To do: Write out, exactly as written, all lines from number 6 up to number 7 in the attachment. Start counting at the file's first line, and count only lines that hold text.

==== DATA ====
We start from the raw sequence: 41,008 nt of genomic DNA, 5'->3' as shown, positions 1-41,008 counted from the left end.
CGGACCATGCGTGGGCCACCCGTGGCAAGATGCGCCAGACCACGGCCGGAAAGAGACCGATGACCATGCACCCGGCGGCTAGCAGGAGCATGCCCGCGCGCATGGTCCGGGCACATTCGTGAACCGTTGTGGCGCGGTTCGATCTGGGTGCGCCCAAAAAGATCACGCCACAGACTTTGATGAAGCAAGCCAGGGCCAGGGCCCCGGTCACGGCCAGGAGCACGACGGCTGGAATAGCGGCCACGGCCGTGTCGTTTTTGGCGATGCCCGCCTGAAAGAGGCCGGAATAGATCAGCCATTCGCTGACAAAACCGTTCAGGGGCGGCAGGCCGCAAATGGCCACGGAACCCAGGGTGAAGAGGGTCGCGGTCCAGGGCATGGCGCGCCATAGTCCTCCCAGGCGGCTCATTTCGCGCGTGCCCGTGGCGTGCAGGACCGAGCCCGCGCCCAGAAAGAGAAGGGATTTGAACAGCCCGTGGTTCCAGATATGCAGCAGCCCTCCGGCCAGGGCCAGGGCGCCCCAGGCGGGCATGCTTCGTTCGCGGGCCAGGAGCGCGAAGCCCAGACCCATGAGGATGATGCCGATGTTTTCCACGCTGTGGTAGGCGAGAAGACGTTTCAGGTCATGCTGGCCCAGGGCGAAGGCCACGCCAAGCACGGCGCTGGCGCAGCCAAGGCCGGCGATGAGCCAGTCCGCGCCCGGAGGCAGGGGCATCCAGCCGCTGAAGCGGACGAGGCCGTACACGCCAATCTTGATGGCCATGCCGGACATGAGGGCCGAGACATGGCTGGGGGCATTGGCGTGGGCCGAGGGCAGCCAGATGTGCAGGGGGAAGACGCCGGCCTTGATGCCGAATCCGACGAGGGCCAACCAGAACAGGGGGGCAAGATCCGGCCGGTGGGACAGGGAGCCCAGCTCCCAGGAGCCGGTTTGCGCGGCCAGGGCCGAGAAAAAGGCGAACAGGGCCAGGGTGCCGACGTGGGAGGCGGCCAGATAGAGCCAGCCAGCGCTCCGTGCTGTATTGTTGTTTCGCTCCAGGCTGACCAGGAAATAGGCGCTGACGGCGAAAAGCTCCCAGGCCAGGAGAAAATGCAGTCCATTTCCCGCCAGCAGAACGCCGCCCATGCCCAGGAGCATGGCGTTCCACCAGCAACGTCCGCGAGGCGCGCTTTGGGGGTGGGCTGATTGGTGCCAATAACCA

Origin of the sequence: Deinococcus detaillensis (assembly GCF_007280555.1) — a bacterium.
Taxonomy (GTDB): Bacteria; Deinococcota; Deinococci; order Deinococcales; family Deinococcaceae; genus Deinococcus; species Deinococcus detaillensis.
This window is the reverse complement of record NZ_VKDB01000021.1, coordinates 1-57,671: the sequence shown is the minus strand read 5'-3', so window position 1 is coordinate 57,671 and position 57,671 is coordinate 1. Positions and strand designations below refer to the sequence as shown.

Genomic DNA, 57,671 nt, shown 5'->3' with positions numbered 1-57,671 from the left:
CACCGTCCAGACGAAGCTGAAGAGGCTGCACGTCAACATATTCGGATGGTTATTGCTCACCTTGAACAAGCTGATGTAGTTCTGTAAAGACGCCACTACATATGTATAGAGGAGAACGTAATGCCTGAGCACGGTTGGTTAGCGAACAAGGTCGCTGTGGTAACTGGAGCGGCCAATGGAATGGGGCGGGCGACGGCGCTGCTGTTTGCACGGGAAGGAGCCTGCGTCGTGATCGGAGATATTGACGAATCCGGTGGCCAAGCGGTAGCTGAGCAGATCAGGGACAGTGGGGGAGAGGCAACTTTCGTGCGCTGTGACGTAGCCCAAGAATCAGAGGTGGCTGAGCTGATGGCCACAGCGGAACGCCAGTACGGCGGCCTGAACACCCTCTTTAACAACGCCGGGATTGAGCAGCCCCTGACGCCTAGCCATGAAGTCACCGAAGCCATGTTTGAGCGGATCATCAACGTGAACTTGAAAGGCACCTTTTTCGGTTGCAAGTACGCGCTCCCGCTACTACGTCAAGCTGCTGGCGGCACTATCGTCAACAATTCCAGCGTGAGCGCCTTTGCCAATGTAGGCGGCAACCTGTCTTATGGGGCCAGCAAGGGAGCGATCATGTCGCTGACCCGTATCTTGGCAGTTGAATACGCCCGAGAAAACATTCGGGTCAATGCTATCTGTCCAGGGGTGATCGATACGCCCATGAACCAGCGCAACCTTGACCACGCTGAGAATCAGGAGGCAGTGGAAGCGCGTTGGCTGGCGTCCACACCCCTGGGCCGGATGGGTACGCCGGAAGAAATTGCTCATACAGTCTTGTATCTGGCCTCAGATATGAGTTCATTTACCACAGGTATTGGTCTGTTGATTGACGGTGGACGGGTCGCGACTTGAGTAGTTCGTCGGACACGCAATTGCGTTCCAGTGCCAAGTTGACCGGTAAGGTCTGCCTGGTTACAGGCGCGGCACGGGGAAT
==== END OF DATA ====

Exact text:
Genomic DNA, 57,671 nt, shown 5'->3' with positions numbered 1-57,671 from the left:
CACCGTCCAGACGAAGCTGAAGAGGCTGCACGTCAACATATTCGGATGGTTATTGCTCACCTTGAACAAGCTGATGTAGTTCTGTAAAGACGCCACTACATATGTATAGAGGAGAACGTAATGCCTGAGCACGGTTGGTTAGCGAACAAGGTCGCTGTGGTAACTGGAGCGGCCAATGGAATGGGGCGGGCGACGGCGCTGCTGTTTGCACGGGAAGGAGCCTGCGTCGTGATCGGAGATATTGACGAATCCGGTGGCCAAGCGGTAGCTGAGCAGATCAGGGACAGTGGGGGAGAGGCAACTTTCGTGCGCTGTGACGTAGCCCAAGAATCAGAGGTGGCTGAGCTGATGGCCACAGCGGAACGCCAGTACGGCGGCCTGAACACCCTCTTTAACAACGCCGGGATTGAGCAGCCCCTGACGCCTAGCCATGAAGTCACCGAAGCCATGTTTGAGCGGATCATCAACGTGAACTTGAAAGGCACCTTTTTCGGTTGCAAGTACGCGCTCCCGCTACTACGTCAAGCTGCTGGCGGCACTATCGTCAACAATTCCAGCGTGAGCGCCTTTGCCAATGTAGGCGGCAACCTGTCTTATGGGGCCAGCAAGGGAGCGATCATGTCGCTGACCCGTATCTTGGCAGTTGAATACGCCCGAGAAAACATTCGGGTCAATGCTATCTGTCCAGGGGTGATCGATACGCCCATGAACCAGCGCAACCTTGACCACGCTGAGAATCAGGAGGCAGTGGAAGCGCGTTGGCTGGCGTCCACACCCCTGGGCCGGATGGGTACGCCGGAAGAAATTGCTCATACAGTCTTGTATCTGGCCTCAGATATGAGTTCATTTACCACAGGTATTGGTCTGTTGATTGACGGTGGACGGGTCGCGACTTGAGTAGTTCGTCGGACACGCAATTGCGTTCCAGTGCCAAGTTGACCGGTAAGGTCTGCCTGGTTACAGGCGCGGCACGGGGAAT